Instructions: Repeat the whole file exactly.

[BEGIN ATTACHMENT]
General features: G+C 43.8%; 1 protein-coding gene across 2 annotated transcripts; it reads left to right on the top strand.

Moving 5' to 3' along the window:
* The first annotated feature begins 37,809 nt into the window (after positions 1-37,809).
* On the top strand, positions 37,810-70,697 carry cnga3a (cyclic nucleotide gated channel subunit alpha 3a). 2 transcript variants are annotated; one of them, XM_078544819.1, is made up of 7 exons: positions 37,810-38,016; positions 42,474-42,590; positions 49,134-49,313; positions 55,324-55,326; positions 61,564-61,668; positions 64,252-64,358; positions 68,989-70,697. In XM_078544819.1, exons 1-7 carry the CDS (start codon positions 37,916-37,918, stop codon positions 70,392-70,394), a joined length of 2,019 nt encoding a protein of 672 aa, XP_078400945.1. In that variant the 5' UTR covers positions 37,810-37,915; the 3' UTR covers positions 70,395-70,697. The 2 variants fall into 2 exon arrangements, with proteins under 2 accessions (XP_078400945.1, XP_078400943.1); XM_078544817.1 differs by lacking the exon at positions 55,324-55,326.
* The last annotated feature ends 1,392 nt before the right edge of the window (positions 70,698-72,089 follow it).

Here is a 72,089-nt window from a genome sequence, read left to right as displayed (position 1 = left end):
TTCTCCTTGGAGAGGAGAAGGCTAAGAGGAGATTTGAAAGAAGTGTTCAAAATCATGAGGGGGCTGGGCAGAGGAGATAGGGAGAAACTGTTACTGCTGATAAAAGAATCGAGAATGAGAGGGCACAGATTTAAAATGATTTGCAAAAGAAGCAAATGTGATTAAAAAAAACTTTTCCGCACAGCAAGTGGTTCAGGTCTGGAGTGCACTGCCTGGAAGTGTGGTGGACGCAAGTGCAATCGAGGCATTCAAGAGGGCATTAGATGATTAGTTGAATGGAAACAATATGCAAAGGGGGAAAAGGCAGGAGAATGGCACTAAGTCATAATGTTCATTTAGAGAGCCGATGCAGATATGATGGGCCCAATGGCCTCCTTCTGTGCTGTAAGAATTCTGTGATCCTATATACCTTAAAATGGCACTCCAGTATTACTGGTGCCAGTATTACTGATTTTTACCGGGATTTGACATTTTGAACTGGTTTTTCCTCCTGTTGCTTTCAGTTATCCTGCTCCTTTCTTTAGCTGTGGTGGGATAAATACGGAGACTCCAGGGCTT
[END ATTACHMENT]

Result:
General features: G+C 43.8%; 1 protein-coding gene across 2 annotated transcripts; it reads left to right on the top strand.

Moving 5' to 3' along the window:
* The first annotated feature begins 37,809 nt into the window (after positions 1-37,809).
* On the top strand, positions 37,810-70,697 carry cnga3a (cyclic nucleotide gated channel subunit alpha 3a). 2 transcript variants are annotated; one of them, XM_078544819.1, is made up of 7 exons: positions 37,810-38,016; positions 42,474-42,590; positions 49,134-49,313; positions 55,324-55,326; positions 61,564-61,668; positions 64,252-64,358; positions 68,989-70,697. In XM_078544819.1, exons 1-7 carry the CDS (start codon positions 37,916-37,918, stop codon positions 70,392-70,394), a joined length of 2,019 nt encoding a protein of 672 aa, XP_078400945.1. In that variant the 5' UTR covers positions 37,810-37,915; the 3' UTR covers positions 70,395-70,697. The 2 variants fall into 2 exon arrangements, with proteins under 2 accessions (XP_078400945.1, XP_078400943.1); XM_078544817.1 differs by lacking the exon at positions 55,324-55,326.
* The last annotated feature ends 1,392 nt before the right edge of the window (positions 70,698-72,089 follow it).

Here is a 72,089-nt window from a genome sequence, read left to right as displayed (position 1 = left end):
TTCTCCTTGGAGAGGAGAAGGCTAAGAGGAGATTTGAAAGAAGTGTTCAAAATCATGAGGGGGCTGGGCAGAGGAGATAGGGAGAAACTGTTACTGCTGATAAAAGAATCGAGAATGAGAGGGCACAGATTTAAAATGATTTGCAAAAGAAGCAAATGTGATTAAAAAAAACTTTTCCGCACAGCAAGTGGTTCAGGTCTGGAGTGCACTGCCTGGAAGTGTGGTGGACGCAAGTGCAATCGAGGCATTCAAGAGGGCATTAGATGATTAGTTGAATGGAAACAATATGCAAAGGGGGAAAAGGCAGGAGAATGGCACTAAGTCATAATGTTCATTTAGAGAGCCGATGCAGATATGATGGGCCCAATGGCCTCCTTCTGTGCTGTAAGAATTCTGTGATCCTATATACCTTAAAATGGCACTCCAGTATTACTGGTGCCAGTATTACTGATTTTTACCGGGATTTGACATTTTGAACTGGTTTTTCCTCCTGTTGCTTTCAGTTATCCTGCTCCTTTCTTTAGCTGTGGTGGGATAAATACGGAGACTCCAGGGCTT